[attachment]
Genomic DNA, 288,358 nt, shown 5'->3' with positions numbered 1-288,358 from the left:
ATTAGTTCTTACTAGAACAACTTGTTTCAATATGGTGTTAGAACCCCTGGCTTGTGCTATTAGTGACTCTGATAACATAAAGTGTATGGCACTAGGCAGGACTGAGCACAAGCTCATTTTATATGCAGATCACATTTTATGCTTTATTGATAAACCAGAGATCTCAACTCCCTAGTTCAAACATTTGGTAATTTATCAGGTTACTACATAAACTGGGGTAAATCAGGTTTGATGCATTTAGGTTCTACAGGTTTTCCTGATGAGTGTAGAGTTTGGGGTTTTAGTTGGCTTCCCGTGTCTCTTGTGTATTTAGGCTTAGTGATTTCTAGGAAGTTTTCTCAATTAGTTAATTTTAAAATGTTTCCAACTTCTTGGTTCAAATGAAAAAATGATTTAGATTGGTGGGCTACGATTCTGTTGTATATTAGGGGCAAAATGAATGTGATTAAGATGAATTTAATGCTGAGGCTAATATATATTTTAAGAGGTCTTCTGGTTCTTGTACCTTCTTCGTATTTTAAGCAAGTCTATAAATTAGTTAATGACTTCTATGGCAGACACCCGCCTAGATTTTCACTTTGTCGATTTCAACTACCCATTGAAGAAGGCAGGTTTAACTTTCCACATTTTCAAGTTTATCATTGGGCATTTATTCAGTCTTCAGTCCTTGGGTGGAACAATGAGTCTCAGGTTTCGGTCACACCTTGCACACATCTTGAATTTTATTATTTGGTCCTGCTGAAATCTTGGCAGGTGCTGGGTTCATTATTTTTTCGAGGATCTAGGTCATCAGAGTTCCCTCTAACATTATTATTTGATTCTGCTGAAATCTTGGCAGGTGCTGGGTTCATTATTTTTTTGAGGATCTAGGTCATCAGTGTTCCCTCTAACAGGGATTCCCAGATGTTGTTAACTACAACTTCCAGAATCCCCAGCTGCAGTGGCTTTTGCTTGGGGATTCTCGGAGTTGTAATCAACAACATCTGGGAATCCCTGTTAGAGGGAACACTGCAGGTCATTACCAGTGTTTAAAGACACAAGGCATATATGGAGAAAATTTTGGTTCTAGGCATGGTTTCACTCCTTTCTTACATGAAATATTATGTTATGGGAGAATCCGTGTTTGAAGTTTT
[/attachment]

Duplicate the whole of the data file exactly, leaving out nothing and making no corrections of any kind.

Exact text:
Genomic DNA, 288,358 nt, shown 5'->3' with positions numbered 1-288,358 from the left:
ATTAGTTCTTACTAGAACAACTTGTTTCAATATGGTGTTAGAACCCCTGGCTTGTGCTATTAGTGACTCTGATAACATAAAGTGTATGGCACTAGGCAGGACTGAGCACAAGCTCATTTTATATGCAGATCACATTTTATGCTTTATTGATAAACCAGAGATCTCAACTCCCTAGTTCAAACATTTGGTAATTTATCAGGTTACTACATAAACTGGGGTAAATCAGGTTTGATGCATTTAGGTTCTACAGGTTTTCCTGATGAGTGTAGAGTTTGGGGTTTTAGTTGGCTTCCCGTGTCTCTTGTGTATTTAGGCTTAGTGATTTCTAGGAAGTTTTCTCAATTAGTTAATTTTAAAATGTTTCCAACTTCTTGGTTCAAATGAAAAAATGATTTAGATTGGTGGGCTACGATTCTGTTGTATATTAGGGGCAAAATGAATGTGATTAAGATGAATTTAATGCTGAGGCTAATATATATTTTAAGAGGTCTTCTGGTTCTTGTACCTTCTTCGTATTTTAAGCAAGTCTATAAATTAGTTAATGACTTCTATGGCAGACACCCGCCTAGATTTTCACTTTGTCGATTTCAACTACCCATTGAAGAAGGCAGGTTTAACTTTCCACATTTTCAAGTTTATCATTGGGCATTTATTCAGTCTTCAGTCCTTGGGTGGAACAATGAGTCTCAGGTTTCGGTCACACCTTGCACACATCTTGAATTTTATTATTTGGTCCTGCTGAAATCTTGGCAGGTGCTGGGTTCATTATTTTTTCGAGGATCTAGGTCATCAGAGTTCCCTCTAACATTATTATTTGATTCTGCTGAAATCTTGGCAGGTGCTGGGTTCATTATTTTTTTGAGGATCTAGGTCATCAGTGTTCCCTCTAACAGGGATTCCCAGATGTTGTTAACTACAACTTCCAGAATCCCCAGCTGCAGTGGCTTTTGCTTGGGGATTCTCGGAGTTGTAATCAACAACATCTGGGAATCCCTGTTAGAGGGAACACTGCAGGTCATTACCAGTGTTTAAAGACACAAGGCATATATGGAGAAAATTTTGGTTCTAGGCATGGTTTCACTCCTTTCTTACATGAAATATTATGTTATGGGAGAATCCGTGTTTGAAGTTTT